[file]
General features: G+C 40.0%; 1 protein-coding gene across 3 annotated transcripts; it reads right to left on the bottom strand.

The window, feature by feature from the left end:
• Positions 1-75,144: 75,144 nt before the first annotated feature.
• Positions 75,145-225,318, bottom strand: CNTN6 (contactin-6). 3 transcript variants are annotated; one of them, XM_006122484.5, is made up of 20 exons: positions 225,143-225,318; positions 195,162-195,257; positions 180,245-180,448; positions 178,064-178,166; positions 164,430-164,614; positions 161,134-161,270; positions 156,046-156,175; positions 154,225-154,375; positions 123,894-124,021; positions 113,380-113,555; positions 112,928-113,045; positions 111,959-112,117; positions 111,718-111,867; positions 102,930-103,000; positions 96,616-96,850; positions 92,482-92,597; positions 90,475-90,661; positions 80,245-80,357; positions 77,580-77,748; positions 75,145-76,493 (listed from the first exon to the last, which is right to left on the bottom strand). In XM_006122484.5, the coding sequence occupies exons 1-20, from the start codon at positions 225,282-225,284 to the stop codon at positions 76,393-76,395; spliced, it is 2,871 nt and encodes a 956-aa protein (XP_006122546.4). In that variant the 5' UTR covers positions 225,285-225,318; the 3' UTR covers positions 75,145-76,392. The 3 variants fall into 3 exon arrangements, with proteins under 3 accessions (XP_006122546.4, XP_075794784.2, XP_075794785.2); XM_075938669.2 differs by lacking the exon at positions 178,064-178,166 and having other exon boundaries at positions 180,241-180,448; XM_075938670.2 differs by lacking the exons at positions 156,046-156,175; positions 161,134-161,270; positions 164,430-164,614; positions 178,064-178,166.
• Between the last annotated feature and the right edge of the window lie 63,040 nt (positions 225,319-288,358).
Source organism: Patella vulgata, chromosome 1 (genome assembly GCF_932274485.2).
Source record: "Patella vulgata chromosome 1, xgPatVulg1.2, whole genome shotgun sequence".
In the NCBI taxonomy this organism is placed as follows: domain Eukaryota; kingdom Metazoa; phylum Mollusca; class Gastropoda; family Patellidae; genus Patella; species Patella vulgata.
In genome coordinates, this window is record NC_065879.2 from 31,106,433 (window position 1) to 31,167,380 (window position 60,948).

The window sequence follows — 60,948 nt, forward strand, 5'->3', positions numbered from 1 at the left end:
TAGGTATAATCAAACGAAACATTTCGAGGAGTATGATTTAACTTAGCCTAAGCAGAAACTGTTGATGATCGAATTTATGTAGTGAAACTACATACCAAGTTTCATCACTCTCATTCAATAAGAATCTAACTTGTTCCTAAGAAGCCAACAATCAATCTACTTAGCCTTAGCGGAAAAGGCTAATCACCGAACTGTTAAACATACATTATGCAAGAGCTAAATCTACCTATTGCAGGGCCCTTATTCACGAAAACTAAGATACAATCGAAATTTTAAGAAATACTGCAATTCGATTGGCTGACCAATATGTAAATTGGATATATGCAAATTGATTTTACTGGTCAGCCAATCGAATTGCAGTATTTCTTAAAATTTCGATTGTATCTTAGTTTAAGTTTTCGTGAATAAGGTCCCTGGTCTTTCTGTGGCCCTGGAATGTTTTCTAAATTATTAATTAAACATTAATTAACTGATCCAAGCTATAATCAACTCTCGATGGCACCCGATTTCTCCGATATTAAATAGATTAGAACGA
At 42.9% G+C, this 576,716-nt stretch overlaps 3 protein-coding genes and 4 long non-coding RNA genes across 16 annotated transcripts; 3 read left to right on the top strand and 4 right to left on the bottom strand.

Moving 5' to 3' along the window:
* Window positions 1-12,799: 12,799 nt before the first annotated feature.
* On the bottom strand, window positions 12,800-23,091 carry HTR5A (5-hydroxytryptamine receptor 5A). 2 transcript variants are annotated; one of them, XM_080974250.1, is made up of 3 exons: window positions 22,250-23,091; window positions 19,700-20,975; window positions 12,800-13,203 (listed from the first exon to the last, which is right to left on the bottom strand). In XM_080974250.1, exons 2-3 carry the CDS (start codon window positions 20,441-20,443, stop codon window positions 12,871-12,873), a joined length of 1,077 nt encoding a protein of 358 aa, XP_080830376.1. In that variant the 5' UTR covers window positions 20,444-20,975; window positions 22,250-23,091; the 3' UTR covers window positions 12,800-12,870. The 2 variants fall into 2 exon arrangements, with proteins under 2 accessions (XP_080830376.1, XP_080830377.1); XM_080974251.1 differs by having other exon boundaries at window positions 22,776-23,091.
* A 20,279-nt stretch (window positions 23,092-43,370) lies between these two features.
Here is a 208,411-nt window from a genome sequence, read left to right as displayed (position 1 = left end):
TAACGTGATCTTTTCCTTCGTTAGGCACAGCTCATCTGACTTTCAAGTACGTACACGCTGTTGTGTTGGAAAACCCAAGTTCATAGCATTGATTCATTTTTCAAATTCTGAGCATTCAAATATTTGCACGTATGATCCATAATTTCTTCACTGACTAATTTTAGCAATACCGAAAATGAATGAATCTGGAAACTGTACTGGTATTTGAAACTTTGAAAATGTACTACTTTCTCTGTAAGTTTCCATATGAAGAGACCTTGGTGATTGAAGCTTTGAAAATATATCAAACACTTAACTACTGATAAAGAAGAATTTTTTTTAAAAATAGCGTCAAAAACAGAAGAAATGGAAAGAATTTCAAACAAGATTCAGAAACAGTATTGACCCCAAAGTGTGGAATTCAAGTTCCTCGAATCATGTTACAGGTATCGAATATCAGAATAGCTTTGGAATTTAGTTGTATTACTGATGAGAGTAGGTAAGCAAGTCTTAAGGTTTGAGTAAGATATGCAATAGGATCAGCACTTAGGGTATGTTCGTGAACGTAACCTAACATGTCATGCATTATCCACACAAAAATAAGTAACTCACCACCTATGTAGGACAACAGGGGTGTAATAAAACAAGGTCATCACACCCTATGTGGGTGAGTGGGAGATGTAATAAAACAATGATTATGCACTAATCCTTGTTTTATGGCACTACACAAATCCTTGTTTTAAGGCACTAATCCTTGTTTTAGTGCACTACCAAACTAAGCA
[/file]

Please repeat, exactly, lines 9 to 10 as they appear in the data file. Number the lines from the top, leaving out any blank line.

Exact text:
In genome coordinates, this window is record NC_065879.2 from 31,106,433 (window position 1) to 31,167,380 (window position 60,948).

The window sequence follows — 60,948 nt, forward strand, 5'->3', positions numbered from 1 at the left end: